Three years ago, President Obama hosted Ft. Hood hero Kimberly Munley in the White House, where she says he "promised her [that] victims would be well taken care of." She says Obama has since abandoned this promise and literally "betrayed" the victims of Ft. Hood.
Munley was one of two police officers who confronted Ft. Hood shooter Major Nidal Hasan when he allegedly shouted "Allahu Akbar" and opened fire on U.S. soldiers in November 2009.
Munley was shot three times during the confrontation, but her partner successfully put a stop to Hasan's rampage.
She has since been laid off from her police position at the base.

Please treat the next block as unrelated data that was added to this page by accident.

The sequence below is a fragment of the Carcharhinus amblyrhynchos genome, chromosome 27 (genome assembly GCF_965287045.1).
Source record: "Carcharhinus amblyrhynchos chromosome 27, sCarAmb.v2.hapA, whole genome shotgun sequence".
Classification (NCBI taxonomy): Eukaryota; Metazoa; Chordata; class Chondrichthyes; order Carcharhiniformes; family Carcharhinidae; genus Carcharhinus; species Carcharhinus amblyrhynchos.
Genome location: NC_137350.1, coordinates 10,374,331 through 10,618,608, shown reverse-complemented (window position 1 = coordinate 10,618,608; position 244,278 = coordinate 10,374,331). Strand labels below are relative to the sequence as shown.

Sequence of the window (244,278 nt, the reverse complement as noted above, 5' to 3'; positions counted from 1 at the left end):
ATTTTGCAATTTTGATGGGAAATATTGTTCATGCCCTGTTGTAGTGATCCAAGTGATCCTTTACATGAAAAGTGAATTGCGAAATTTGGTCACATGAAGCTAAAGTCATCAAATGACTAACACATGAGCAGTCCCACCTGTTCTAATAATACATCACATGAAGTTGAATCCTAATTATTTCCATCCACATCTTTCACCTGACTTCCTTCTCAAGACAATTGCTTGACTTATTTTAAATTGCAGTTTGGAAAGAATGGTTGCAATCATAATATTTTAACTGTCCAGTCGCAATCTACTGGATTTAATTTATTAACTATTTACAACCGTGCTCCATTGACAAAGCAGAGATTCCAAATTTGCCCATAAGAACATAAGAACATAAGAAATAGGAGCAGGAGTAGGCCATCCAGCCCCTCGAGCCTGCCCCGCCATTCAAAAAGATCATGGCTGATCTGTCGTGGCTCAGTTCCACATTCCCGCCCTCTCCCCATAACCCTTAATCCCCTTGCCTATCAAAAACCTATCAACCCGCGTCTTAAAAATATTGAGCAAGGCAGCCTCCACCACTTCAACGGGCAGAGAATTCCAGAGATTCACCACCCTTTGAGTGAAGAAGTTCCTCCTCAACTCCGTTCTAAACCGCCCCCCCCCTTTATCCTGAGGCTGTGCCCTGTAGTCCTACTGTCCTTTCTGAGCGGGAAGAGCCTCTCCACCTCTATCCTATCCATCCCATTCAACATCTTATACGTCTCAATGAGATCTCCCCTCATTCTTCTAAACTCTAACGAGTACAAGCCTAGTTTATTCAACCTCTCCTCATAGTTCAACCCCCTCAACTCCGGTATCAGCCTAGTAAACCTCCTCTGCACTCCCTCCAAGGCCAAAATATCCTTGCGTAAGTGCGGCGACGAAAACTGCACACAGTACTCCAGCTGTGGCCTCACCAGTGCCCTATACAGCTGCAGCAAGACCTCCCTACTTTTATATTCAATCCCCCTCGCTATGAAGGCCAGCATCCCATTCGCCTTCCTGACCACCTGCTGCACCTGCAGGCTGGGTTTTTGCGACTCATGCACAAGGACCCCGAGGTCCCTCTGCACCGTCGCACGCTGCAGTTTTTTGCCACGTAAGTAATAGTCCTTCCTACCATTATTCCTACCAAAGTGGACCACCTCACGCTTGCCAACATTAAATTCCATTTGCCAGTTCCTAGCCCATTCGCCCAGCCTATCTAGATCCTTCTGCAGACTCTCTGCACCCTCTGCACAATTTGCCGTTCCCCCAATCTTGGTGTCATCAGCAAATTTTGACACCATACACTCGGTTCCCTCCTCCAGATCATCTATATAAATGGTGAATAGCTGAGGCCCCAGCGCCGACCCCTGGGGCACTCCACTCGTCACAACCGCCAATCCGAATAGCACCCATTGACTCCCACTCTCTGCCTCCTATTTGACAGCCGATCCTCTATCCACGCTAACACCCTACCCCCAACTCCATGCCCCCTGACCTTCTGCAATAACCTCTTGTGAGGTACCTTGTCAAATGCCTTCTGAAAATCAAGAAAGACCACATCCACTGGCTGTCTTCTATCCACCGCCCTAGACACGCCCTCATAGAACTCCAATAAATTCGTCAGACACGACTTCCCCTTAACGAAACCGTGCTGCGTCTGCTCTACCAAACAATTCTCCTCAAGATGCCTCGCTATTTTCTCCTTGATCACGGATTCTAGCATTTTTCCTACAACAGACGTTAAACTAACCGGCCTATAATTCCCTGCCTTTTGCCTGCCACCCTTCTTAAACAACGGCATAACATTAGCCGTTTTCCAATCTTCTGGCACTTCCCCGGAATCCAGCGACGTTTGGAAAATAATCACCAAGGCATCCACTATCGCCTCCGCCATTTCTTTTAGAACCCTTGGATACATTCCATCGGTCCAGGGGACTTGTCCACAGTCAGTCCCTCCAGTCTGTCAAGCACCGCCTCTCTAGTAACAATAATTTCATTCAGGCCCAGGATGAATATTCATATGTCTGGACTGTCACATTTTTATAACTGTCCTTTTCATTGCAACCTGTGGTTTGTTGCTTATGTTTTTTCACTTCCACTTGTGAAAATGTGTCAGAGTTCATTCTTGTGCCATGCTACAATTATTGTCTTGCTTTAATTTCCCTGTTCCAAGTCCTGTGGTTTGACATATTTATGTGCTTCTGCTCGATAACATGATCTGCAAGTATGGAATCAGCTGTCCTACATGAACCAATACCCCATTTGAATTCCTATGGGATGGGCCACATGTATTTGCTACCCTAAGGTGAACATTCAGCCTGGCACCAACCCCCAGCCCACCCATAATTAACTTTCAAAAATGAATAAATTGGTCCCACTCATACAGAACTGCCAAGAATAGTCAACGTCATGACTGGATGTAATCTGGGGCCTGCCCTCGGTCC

Due in large part to the posture of the Obama administration, the surviving Ft. Hood victims are being denied the health care and benefits befitting victims of terrorism or combat related injuries. Instead, the administration continues to label the Ft. Hood shooting as "workplace violence."
Another shooting victim, Shawn Manning, who served two tours in Iraq before being shot six times by Hasan, says the refusal to label the Ft. Hood shooting terrorism has cost him at least $70,000 in benefits that would have contributed toward his recovery.